Before railroads and highways were developed, the Rhône was an important inland trade and transportation route, connecting the cities of Arles, Avignon, Valence, Vienne and Lyon to the Mediterranean ports of Fos-sur-Mer, Marseille and Sète.

Urban area (France)

metropolitan areaaire urbaineList of fifteen largest French metropolitan areas by population
Lyon (, also spelled in English Lyons and in this case alternatively pronounced ; Lyon ; Liyon ) is the third-largest city and second-largest urban area of France.

Claudius

Emperor ClaudiusClaudianClaudius Caesar
Two Emperors were born in this city: Claudius, whose speech is preserved in the Lyon Tablet in which he justifies the nomination of Gallic Senators, and Caracalla.
Claudius was born on 1 August 10 BC at Lugdunum (modern Lyon, France).

Lyon Metropolis

LyonMétropole de LyonGreater Lyon
It is the capital of the Metropolis of Lyon and the region of Auvergne-Rhône-Alpes.
Encompassing the city of Lyon and most of its suburbs, it has jurisdiction as both a department and a métropole, taking the territory out of the purview of the department of Rhône.

Irenaeus

Irenaeus of LyonsSt. IrenaeusSaint Irenaeus
In the second century AD, the great Christian bishop of Lyon was the Easterner, Irenaeus.
Chosen as bishop of Lugdunum, now Lyon, his best-known work is On the Detection and Overthrow of the So-Called Gnosis, often cited as Adversus Haereses, an attack on gnosticism, in particular that of Valentinus.

Louise Labé

Labe, LouiseLabé
In the later 1400s and 1500s Lyon was also a key centre of literary activity and book publishing, both of French writers (such as Maurice Scève, Antoine Heroet, and Louise Labé) and of Italians in exile (such as Luigi Alamanni and Gian Giorgio Trissino).
Louise Labé, (c. 1524, Lyon – 25 April 1566, Parcieux), also identified as La Belle Cordière (The Beautiful Ropemaker), was a feminist French poet of the Renaissance born in Lyon, the daughter of wealthy ropemaker Pierre Charly and his second wife, Etiennette Roybet.

Blandina

Saint BlandinaThe Martyrs of LyonsMartyrs of Lyon
Local saints from this period include Blandina, Pothinus, and Epipodius, among others.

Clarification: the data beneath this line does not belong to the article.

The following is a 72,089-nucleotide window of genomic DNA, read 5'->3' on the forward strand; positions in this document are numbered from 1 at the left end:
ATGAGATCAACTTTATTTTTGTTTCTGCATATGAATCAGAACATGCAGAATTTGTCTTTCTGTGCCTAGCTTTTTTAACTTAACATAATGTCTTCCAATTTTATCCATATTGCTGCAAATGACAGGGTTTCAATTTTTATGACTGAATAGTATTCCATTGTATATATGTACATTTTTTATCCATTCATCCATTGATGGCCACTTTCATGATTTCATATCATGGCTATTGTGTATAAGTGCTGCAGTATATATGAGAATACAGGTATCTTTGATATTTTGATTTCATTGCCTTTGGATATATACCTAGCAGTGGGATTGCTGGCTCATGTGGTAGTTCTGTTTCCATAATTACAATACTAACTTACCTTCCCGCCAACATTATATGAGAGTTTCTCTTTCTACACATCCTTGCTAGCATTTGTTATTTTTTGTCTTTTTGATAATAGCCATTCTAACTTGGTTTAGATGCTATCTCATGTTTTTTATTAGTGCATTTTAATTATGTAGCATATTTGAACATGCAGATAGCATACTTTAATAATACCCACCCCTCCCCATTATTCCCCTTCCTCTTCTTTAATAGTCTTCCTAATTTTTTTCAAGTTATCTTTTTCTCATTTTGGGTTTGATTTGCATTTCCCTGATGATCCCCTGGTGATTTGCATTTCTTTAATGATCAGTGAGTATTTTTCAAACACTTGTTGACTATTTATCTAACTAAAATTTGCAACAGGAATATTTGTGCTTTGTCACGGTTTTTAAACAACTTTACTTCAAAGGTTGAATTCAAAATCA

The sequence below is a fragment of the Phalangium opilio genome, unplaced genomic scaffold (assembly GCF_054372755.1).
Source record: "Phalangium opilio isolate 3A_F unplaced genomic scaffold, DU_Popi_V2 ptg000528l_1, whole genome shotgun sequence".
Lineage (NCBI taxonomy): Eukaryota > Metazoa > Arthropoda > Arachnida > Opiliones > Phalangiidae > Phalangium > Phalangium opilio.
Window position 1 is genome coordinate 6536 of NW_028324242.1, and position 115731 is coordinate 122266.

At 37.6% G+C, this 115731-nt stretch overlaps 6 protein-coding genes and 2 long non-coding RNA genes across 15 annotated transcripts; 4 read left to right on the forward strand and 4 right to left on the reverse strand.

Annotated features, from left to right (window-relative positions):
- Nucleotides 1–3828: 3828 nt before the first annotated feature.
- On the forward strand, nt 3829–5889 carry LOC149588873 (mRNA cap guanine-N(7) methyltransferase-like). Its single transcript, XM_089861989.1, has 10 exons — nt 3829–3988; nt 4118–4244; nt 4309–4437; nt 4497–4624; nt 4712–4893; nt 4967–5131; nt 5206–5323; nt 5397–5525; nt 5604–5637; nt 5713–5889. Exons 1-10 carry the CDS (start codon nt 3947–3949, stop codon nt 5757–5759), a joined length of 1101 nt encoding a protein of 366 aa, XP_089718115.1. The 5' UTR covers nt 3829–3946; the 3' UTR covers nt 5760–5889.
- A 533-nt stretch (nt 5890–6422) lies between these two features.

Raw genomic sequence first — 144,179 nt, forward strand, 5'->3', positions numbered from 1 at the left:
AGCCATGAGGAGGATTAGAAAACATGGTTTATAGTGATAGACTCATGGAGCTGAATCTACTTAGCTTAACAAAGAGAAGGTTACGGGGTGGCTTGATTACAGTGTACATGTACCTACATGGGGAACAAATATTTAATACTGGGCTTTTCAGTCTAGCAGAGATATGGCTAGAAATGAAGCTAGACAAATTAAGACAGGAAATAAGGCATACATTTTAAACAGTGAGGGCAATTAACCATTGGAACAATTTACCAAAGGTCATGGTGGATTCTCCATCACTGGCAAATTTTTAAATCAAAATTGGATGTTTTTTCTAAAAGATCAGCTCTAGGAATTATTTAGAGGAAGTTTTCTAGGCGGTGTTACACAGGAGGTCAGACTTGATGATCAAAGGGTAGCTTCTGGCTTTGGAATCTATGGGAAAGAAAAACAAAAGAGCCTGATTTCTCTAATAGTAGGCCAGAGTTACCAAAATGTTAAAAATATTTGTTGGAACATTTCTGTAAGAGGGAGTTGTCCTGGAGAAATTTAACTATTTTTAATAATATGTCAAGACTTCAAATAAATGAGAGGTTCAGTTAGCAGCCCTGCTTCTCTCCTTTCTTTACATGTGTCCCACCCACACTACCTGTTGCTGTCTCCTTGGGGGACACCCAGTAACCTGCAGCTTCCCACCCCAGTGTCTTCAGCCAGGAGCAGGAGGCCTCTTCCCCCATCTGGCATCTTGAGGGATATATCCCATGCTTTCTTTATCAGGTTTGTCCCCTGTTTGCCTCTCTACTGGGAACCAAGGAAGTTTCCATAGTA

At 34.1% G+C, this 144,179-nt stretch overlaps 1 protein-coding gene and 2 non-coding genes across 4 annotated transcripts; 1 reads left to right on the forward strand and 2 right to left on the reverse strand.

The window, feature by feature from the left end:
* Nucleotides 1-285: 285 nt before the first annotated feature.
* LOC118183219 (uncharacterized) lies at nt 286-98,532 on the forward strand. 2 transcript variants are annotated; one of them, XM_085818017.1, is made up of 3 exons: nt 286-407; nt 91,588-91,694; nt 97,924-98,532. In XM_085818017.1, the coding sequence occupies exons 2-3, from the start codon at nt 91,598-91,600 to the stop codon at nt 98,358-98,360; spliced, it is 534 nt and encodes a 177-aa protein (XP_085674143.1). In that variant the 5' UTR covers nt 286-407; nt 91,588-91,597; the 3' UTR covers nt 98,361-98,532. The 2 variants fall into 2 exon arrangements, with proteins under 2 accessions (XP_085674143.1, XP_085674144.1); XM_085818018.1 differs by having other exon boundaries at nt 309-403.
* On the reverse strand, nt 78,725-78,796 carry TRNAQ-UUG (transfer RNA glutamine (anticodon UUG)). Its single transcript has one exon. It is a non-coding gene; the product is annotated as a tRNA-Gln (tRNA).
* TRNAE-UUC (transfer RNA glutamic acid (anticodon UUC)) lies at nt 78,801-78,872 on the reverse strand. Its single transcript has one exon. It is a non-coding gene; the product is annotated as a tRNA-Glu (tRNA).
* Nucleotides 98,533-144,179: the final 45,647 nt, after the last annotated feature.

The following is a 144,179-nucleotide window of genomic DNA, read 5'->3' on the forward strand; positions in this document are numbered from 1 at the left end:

Saint Blandina (Blandine, died 177 AD) was a Christian martyr who died at Lyon, France during the reign of Emperor Marcus Aurelius.

Regions of France

regionrégionadministrative region
It is the capital of the Metropolis of Lyon and the region of Auvergne-Rhône-Alpes.

Place Bellecour

Bellecour
Many buildings were destroyed, especially around the Place Bellecour, while Jean-Marie Collot d'Herbois and Joseph Fouché administered the execution of more than 2,000 people.
La Place Bellecour is a large square in the centre of Lyon, France, to the north of the Ainay district.

Saint Pothinus

PothinusPhotinusPothin (Pothinus)
Local saints from this period include Blandina, Pothinus, and Epipodius, among others.
The letter was sent from the Christian communities of Lyon and Vienne to the Roman province of Asia.

Canut revolts

Canut revolt1834 silk workers revoltFirst Canut revolt
In 1831 and 1834, the canuts (silk workers) of Lyon staged two major uprisings for better working conditions and pay.
The Canut revolts (Révolte des canuts) is the collective name for the major revolts by Lyonnais silk workers (canuts) which occurred in 1831, 1834 and 1848.

Canut

canutsLyon-Japan club
In 1831 and 1834, the canuts (silk workers) of Lyon staged two major uprisings for better working conditions and pay.
The canuts were Lyonnais silk workers, often working on Jacquard looms.

Maurice Scève

MauriceScève
In the later 1400s and 1500s Lyon was also a key centre of literary activity and book publishing, both of French writers (such as Maurice Scève, Antoine Heroet, and Louise Labé) and of Italians in exile (such as Luigi Alamanni and Gian Giorgio Trissino).
1564), was a French poet active in Lyon during the Renaissance period.

Gallia Lugdunensis

Lugdunensis QuartaSecunda Provincia LugdunensisGallia Lugdunensis I
The city became the starting point of the principal Roman roads in the area, and it quickly became the capital of the province, Gallia Lugdunensis.
It is named after its capital Lugdunum (today's Lyon), possibly Roman Europe's major city west of Italy, and a major imperial mint.